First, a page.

Applied Materials and Singapore's IME will extend research via a combined $210 investment aimed at advancing hybrid bonding technology.
Applied Materials and the Institute of Microelectronics (IME) have signed a five-year extension of their partnership focused on heterogenous chip integration research. The extension would continue R&D projects aimed at accelerating advances in hybrid bonding materials, equipment and process technologies.
In 2011, Applied Materials and IME, part of Singapore’s Agency for Science, Technology and Research, established their first joint Center of Excellence in Advanced Packaging. The Singapore-based lab initially focused on 3D chip packaging and fan-out, wafer-level packaging during its first five-year agreement in 2016.
The latest extension includes a combined investment of $210 million, bringing total spending to $460 million. New funding will be used to expand the joint lab by an additional 3,500 square feet. It will also allow the partners to expand the lab’s current research team by 20 percent, according to IME.
Heterogenous IC integration with hybrid bonding
The partners said the extended research project would help drive breakthroughs in heterogenous integration and advanced packaging for innovations in semiconductor design, accelerating the AI era of computing.
“Creating breakthroughs in heterogeneous integration and advanced packaging is a key element of Applied Materials’ strategy to be the PPACt enablement company for our customers,” said Prabu Raja, general manager of Applied Materials’ semiconductor products group. The partners “look forward to accelerating hybrid bonding technology and further innovations in 3D chip integration technologies for the semiconductor and computing industries.”
In September, Applied Materials announced three new technologies to advance heterogenous chip integration processes, including die-to-wafer hybrid bonding, wafer-to-wafer bonding and advanced substrates. Applied Materials and IME both claim their research could further advance those technologies as well as emerging 3D chip integration technologies.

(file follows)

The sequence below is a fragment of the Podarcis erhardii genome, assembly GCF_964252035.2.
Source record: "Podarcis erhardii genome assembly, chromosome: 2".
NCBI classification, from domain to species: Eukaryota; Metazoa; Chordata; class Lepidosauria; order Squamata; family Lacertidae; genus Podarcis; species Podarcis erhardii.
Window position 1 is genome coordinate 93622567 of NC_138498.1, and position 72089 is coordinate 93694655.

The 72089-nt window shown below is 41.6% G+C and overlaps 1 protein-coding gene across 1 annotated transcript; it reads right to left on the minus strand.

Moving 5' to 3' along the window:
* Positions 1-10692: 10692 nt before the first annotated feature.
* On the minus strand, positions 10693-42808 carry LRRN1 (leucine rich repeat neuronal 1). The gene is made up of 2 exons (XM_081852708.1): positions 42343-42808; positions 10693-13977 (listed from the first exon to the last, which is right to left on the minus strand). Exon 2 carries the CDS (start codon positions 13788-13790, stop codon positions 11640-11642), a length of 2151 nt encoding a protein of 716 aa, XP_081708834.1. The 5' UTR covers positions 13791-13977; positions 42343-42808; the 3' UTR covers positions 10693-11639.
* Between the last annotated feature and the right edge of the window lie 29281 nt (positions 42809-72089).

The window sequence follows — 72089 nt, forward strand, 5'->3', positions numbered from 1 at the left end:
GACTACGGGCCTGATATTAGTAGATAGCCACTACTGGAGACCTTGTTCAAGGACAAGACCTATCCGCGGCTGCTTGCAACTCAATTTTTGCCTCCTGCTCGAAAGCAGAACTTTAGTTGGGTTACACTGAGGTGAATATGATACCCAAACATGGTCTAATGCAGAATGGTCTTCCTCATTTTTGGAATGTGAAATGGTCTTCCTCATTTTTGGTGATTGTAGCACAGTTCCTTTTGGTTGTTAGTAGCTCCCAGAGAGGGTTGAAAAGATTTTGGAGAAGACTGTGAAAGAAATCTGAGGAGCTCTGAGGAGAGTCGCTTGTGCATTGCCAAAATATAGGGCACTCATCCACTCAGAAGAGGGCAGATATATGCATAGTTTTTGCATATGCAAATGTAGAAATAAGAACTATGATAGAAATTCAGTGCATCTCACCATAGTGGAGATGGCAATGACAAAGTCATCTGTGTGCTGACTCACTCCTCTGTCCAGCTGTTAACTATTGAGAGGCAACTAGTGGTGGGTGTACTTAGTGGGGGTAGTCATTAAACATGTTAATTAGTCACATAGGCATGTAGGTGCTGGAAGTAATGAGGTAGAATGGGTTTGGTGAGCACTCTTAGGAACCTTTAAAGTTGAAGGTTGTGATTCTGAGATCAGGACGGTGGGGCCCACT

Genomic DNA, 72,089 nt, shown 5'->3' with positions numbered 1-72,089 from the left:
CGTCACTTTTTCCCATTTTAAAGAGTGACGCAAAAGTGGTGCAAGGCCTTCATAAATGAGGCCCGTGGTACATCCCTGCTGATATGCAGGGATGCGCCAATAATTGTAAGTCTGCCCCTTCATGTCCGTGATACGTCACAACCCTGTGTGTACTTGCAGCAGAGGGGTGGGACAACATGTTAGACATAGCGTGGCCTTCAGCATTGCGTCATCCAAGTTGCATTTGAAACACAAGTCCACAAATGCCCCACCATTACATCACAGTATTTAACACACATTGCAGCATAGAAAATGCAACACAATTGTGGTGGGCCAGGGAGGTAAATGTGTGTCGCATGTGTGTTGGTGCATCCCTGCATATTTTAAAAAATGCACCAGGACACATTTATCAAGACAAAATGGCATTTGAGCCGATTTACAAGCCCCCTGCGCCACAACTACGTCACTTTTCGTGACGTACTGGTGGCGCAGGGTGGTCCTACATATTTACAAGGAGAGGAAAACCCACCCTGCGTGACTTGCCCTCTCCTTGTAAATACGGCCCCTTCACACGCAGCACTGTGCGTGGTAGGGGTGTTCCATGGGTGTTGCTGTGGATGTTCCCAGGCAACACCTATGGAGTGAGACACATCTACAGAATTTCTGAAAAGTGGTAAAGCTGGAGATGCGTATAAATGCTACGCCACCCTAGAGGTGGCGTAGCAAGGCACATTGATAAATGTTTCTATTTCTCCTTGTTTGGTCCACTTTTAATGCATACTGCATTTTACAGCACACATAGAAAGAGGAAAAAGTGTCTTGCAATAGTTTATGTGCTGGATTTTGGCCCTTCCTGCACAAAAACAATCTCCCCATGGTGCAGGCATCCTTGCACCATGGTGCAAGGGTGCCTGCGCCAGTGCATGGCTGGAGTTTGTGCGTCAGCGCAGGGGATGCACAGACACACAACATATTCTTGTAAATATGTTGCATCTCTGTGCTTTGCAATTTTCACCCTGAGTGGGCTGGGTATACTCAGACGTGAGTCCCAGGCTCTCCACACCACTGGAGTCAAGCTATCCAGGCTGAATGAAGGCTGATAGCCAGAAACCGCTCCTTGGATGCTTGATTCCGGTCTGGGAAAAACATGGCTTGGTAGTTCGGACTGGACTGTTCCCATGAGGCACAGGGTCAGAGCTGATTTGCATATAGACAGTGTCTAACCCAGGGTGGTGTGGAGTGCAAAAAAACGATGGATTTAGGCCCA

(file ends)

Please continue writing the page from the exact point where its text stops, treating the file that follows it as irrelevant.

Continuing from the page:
Die-to-wafer hybrid bonding can increase I/O density and shorten wiring lengths between chiplets with direct, copper-to-copper interconnect, thereby improving performance, power and cost.
Wafer-to-wafer hybrid bonding would allow chipmakers to design devices on a single wafer, while other chip structures can be built on a second. The two wafers can then be bonded to boost yield and performance.
Advanced substrates, such as those that use panel-level processing technology, could allow chipmakers to fit greater numbers of chips into 2.5D and 3D designs. Applied Materials panel-sized substrates include 500nm by 500nm or larger sizes designed to reduce cost while improving power and performance.
This article was originally published on EE Times.
Stefani Munoz is associate editor of EE Times. Prior to joining EE Times, Stefani was an editor for TechTarget and covered a host of topics around IT virtualization trends and VMware technologies.